This is one of the many services we offer that sets us apart from the “other guys.” The experts in our prepress department and their availability to you is unparalleled. That’s because we believe in investing in the long-term success of our customers. We want to help you succeed and grow – and you might also refer your friends our way.

 

 

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Comments

  1. Susan  September 25, 2015

    “Small black text is 100% black and not a mix of CMYK.” How small is small? Anything smaller than 8pt.?

    reply
    • Stephanie Roose  September 25, 2015

      Hi Susan! Michele here. The reason we recommend keeping “small black text” as 100% K only rather than a build of CMYK is because it can potentially become out of register on press. This can happen if there’s even the slightest variation or bounce during the registration of CMYK or throughout the course of the run, resulting blurry type or halos around your type. This can commonly be seen on Newsprint publications where the text almost looks as if you need 3D glasses to see it clearly.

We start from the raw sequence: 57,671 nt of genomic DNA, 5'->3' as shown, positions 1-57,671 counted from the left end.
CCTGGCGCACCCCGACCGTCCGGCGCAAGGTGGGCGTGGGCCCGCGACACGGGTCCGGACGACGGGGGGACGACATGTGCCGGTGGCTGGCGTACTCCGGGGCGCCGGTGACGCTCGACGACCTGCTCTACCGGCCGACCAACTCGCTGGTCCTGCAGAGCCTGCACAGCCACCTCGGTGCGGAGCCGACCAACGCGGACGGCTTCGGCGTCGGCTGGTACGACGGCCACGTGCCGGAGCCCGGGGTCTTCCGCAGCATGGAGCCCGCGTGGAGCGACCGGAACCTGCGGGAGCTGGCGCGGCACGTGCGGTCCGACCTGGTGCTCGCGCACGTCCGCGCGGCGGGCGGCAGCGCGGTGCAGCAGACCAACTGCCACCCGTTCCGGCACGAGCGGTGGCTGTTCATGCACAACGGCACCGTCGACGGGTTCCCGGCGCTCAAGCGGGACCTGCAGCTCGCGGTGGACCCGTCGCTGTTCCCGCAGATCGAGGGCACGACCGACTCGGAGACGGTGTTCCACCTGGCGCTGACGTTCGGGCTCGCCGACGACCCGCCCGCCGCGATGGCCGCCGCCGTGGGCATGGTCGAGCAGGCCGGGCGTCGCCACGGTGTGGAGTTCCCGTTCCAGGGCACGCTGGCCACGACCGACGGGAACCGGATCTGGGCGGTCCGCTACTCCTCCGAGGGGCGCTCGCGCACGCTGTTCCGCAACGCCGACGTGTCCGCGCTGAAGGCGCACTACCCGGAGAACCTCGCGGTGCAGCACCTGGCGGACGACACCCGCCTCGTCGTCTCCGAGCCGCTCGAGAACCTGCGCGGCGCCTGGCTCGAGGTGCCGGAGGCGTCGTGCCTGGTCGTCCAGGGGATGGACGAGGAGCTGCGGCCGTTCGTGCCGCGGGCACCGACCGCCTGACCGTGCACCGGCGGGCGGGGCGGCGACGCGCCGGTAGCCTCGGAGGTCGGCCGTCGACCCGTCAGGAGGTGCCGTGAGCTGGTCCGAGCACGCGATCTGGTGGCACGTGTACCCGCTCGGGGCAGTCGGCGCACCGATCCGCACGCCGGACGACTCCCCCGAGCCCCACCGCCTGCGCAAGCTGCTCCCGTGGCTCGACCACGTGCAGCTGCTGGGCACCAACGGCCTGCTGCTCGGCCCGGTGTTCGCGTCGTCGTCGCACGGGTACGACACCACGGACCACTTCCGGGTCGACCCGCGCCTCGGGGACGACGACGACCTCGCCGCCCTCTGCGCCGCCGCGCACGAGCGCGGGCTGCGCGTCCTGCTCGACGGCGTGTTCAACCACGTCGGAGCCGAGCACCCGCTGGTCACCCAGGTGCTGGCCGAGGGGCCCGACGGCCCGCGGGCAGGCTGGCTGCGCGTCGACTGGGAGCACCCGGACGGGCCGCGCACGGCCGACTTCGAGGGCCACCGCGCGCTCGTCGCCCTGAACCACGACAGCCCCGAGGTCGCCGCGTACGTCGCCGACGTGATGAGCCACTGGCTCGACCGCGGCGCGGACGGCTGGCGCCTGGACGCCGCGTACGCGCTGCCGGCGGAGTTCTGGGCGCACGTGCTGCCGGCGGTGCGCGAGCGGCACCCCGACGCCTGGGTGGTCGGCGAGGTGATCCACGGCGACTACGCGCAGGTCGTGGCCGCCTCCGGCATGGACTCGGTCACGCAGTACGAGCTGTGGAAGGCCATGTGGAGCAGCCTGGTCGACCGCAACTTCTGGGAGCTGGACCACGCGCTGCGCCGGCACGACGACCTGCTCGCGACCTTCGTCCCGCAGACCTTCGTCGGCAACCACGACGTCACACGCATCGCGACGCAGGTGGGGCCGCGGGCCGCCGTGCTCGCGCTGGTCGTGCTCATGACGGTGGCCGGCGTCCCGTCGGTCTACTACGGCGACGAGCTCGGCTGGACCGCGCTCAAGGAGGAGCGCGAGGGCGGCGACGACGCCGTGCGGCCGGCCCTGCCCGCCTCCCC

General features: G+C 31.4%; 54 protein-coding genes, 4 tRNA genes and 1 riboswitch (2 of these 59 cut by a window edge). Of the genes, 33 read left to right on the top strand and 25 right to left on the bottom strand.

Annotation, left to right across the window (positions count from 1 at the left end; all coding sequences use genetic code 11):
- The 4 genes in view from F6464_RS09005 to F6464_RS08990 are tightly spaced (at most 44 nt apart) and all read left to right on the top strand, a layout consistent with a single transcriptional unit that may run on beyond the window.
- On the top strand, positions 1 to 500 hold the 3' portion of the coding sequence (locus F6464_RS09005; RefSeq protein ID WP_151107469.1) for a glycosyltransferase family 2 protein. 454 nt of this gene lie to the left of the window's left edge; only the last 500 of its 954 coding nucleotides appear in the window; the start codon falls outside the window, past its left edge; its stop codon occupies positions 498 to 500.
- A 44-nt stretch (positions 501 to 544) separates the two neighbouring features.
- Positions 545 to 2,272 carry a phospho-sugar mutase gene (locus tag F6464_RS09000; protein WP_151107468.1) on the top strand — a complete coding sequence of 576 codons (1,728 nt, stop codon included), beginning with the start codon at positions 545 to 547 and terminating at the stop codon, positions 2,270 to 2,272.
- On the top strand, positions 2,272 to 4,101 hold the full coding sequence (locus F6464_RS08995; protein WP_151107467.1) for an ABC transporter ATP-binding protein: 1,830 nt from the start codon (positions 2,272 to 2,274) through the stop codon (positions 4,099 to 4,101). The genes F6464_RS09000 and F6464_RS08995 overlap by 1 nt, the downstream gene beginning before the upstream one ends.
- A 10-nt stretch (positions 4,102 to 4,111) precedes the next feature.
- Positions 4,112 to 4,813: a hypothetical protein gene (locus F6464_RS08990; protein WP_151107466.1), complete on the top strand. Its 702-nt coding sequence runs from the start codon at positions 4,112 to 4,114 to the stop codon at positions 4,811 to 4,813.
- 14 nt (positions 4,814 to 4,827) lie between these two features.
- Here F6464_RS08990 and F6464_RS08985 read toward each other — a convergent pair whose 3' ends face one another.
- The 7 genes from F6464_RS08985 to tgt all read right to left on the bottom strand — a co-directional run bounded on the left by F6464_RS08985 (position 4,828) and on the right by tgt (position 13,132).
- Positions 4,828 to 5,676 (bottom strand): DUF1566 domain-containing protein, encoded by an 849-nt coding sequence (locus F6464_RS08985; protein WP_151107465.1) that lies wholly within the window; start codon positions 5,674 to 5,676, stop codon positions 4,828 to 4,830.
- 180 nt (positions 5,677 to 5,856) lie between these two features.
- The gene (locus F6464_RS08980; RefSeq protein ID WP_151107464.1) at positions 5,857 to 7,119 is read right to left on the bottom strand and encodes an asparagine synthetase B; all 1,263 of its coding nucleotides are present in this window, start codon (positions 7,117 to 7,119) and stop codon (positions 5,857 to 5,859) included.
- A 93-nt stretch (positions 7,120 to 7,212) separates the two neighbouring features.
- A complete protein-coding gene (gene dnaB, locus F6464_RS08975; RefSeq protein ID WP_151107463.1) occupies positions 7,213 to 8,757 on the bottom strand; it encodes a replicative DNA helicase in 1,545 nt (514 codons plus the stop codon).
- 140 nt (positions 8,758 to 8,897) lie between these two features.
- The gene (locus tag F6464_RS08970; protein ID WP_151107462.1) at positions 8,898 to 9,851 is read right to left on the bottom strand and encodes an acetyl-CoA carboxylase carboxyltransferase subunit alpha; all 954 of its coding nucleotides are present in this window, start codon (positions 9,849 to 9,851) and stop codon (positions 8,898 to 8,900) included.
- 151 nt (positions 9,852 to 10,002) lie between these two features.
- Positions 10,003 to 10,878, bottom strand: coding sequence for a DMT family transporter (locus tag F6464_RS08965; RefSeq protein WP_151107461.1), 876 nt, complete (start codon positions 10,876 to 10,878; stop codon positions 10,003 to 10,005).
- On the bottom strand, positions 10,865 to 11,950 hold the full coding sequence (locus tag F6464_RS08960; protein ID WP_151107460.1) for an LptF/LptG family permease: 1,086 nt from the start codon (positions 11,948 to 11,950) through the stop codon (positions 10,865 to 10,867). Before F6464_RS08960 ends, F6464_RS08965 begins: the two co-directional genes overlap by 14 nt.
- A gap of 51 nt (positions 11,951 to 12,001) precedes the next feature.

As for a recommended point size, that will depend on the design, the font/typeface being used – some fonts will be larger at 8pt than others based on how the font has been designed. Another factor is if it’s a bold or thin typeface. Bold typefaces will have less potential of becoming out of register than thinner typefaces. A good is example is the difference between Arial Black and Arial Regular. If you were to type the same line of text in both typefaces, you will see how much heavier Arial Black is. The other factor is if the type is vector and allows trapping or if it’s raster (pixels).

      We know there will be times when small, built black text is unavoidable such as in ads generated from Photoshop with the default black or RGB. In these instances, there may be little that can be done to change it.

      If ever in doubt or if you have further questions, feel free to email me (Michele.McNutt@PublicationPrinters.com) some test pages with your concerns or call me to discuss them further. I am always happy to review files and give feedback.

      reply